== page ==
Attorney General William Barr has appointed John Durham as special counsel, granting the veteran federal prosecutor protection to pursue his investigation into the origins of the Russia probe into the incoming Biden administration.
Barr made the move in October, two weeks before the election, according to a letter he sent to Congress on Tuesday. The attorney general said he appointed Durham as a special counsel "to provide him and his team with the assurance that they could complete their work, without regard to the outcome of the election."
Barr originally tapped Durham, the U.S. attorney for Connecticut, in 2019 to look into the genesis of the investigation into connections between the Trump campaign and Russia.
It began as a review of the probe but later was elevated to a criminal investigation. So far, one individual has been charged as part of Durham's work: former FBI lawyer Kevin Clinesmith, who pleaded guilty to altering an email that was used in seeking surveillance of a former Trump campaign adviser.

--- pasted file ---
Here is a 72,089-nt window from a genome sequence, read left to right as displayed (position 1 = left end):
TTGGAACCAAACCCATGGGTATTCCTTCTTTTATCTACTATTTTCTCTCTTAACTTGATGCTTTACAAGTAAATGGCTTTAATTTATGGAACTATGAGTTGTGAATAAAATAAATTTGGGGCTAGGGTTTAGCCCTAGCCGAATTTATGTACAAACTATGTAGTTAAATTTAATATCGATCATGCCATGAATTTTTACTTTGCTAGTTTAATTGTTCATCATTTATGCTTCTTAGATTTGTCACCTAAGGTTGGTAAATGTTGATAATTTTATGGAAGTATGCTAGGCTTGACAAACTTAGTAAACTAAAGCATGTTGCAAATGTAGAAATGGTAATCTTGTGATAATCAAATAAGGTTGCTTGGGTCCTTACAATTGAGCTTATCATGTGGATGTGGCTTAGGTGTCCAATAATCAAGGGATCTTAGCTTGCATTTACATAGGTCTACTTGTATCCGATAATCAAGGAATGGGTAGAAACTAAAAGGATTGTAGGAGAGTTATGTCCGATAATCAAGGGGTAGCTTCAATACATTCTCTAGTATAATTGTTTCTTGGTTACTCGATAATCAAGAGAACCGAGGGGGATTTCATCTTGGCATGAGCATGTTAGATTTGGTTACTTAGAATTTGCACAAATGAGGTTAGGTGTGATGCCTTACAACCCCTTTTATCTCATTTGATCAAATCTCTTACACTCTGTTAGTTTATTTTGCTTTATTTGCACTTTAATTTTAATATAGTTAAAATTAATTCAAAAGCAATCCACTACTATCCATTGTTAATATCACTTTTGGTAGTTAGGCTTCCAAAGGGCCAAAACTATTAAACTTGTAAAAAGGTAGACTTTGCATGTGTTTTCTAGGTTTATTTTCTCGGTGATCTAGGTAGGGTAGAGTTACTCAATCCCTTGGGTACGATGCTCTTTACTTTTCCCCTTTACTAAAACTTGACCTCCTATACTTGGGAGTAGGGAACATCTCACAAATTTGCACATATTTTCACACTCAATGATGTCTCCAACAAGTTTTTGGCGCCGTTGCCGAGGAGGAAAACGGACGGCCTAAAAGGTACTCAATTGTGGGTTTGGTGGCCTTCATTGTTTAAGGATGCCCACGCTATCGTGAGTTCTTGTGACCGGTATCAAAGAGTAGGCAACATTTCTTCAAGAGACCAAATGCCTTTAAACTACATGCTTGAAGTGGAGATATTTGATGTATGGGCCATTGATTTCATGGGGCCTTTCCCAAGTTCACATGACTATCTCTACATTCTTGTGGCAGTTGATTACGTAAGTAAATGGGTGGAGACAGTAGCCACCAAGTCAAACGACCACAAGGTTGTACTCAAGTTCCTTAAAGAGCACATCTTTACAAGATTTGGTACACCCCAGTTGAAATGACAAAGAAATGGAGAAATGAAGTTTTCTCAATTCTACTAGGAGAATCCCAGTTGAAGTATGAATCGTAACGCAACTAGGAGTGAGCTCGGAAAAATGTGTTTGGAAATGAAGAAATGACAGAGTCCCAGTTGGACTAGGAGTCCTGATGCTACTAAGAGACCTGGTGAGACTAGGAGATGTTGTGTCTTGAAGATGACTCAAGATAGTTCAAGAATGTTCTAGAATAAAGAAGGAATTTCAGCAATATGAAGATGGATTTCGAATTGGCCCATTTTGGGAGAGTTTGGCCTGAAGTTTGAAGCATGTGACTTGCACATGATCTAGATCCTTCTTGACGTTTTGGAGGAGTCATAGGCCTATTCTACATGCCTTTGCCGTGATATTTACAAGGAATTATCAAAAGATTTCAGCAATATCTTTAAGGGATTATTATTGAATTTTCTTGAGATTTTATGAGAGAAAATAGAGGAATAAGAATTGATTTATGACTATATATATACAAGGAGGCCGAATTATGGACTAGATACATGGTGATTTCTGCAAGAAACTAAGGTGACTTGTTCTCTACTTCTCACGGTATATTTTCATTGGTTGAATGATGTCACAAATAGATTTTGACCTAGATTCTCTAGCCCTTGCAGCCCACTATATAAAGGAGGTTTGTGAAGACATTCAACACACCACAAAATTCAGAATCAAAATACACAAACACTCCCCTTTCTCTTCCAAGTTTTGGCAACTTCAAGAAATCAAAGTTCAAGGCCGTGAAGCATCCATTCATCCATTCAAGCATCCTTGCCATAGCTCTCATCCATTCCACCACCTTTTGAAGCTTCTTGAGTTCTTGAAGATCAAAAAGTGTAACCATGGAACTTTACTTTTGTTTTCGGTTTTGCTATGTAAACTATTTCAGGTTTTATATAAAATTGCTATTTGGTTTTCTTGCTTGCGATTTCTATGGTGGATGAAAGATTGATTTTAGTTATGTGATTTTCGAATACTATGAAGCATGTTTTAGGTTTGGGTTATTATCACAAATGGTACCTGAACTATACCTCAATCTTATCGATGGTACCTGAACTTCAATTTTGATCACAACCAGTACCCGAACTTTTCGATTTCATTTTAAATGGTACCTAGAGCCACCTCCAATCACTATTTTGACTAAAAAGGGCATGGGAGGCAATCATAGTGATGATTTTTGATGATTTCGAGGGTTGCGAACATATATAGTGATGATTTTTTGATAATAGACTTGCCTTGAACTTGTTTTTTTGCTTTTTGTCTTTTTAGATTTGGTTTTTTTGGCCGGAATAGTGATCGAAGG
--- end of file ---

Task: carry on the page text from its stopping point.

The order appointing Durham a special counsel authorizes him to investigate whether any federal official or employee broke the law in connection with the investigation into the 2016 presidential campaigns and people associated with the Trump administration.
It also stipulates that Durham will submit a final report to the attorney general "in a form that will permit public dissemination."
In his letter to Congress, Barr acknowledged he had expected Durham to finish his work by summer. But he said the pandemic and other information that his investigation uncovered pushed back the timeline.